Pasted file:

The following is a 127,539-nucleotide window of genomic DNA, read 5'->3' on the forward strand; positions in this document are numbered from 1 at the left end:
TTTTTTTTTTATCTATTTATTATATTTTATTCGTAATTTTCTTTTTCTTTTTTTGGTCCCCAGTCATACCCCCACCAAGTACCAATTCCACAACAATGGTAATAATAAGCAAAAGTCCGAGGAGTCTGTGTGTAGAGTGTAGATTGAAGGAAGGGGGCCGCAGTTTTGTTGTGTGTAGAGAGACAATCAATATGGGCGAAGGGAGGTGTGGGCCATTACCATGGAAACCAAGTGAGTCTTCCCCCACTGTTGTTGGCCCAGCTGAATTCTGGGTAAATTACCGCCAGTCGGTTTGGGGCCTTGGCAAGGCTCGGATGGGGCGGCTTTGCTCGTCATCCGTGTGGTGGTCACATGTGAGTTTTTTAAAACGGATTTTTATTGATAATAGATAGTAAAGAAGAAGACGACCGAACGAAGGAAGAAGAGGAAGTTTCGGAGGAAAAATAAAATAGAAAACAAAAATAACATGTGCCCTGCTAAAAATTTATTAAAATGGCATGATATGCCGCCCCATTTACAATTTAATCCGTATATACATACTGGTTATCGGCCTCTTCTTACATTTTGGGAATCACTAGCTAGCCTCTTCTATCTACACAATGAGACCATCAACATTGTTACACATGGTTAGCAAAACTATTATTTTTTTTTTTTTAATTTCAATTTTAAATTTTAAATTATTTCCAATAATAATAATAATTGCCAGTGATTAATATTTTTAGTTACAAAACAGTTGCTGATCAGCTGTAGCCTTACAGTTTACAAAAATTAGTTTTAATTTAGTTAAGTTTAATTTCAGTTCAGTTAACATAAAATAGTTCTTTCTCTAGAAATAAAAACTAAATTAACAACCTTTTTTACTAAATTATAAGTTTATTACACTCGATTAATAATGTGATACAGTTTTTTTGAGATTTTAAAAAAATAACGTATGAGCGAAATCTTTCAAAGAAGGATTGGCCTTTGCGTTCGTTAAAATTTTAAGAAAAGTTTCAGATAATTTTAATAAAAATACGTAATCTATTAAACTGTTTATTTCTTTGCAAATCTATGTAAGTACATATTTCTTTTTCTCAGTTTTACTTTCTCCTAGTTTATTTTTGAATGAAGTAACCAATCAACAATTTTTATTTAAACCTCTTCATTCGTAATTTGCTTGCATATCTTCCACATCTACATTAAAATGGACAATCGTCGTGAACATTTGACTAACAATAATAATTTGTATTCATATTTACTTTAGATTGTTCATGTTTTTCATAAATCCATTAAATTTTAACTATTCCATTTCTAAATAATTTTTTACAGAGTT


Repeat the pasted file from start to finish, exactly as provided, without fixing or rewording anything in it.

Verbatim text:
The following is a 127,539-nucleotide window of genomic DNA, read 5'->3' on the forward strand; positions in this document are numbered from 1 at the left end:
TTTTTTTTTTATCTATTTATTATATTTTATTCGTAATTTTCTTTTTCTTTTTTTGGTCCCCAGTCATACCCCCACCAAGTACCAATTCCACAACAATGGTAATAATAAGCAAAAGTCCGAGGAGTCTGTGTGTAGAGTGTAGATTGAAGGAAGGGGGCCGCAGTTTTGTTGTGTGTAGAGAGACAATCAATATGGGCGAAGGGAGGTGTGGGCCATTACCATGGAAACCAAGTGAGTCTTCCCCCACTGTTGTTGGCCCAGCTGAATTCTGGGTAAATTACCGCCAGTCGGTTTGGGGCCTTGGCAAGGCTCGGATGGGGCGGCTTTGCTCGTCATCCGTGTGGTGGTCACATGTGAGTTTTTTAAAACGGATTTTTATTGATAATAGATAGTAAAGAAGAAGACGACCGAACGAAGGAAGAAGAGGAAGTTTCGGAGGAAAAATAAAATAGAAAACAAAAATAACATGTGCCCTGCTAAAAATTTATTAAAATGGCATGATATGCCGCCCCATTTACAATTTAATCCGTATATACATACTGGTTATCGGCCTCTTCTTACATTTTGGGAATCACTAGCTAGCCTCTTCTATCTACACAATGAGACCATCAACATTGTTACACATGGTTAGCAAAACTATTATTTTTTTTTTTTTAATTTCAATTTTAAATTTTAAATTATTTCCAATAATAATAATAATTGCCAGTGATTAATATTTTTAGTTACAAAACAGTTGCTGATCAGCTGTAGCCTTACAGTTTACAAAAATTAGTTTTAATTTAGTTAAGTTTAATTTCAGTTCAGTTAACATAAAATAGTTCTTTCTCTAGAAATAAAAACTAAATTAACAACCTTTTTTACTAAATTATAAGTTTATTACACTCGATTAATAATGTGATACAGTTTTTTTGAGATTTTAAAAAAATAACGTATGAGCGAAATCTTTCAAAGAAGGATTGGCCTTTGCGTTCGTTAAAATTTTAAGAAAAGTTTCAGATAATTTTAATAAAAATACGTAATCTATTAAACTGTTTATTTCTTTGCAAATCTATGTAAGTACATATTTCTTTTTCTCAGTTTTACTTTCTCCTAGTTTATTTTTGAATGAAGTAACCAATCAACAATTTTTATTTAAACCTCTTCATTCGTAATTTGCTTGCATATCTTCCACATCTACATTAAAATGGACAATCGTCGTGAACATTTGACTAACAATAATAATTTGTATTCATATTTACTTTAGATTGTTCATGTTTTTCATAAATCCATTAAATTTTAACTATTCCATTTCTAAATAATTTTTTACAGAGTT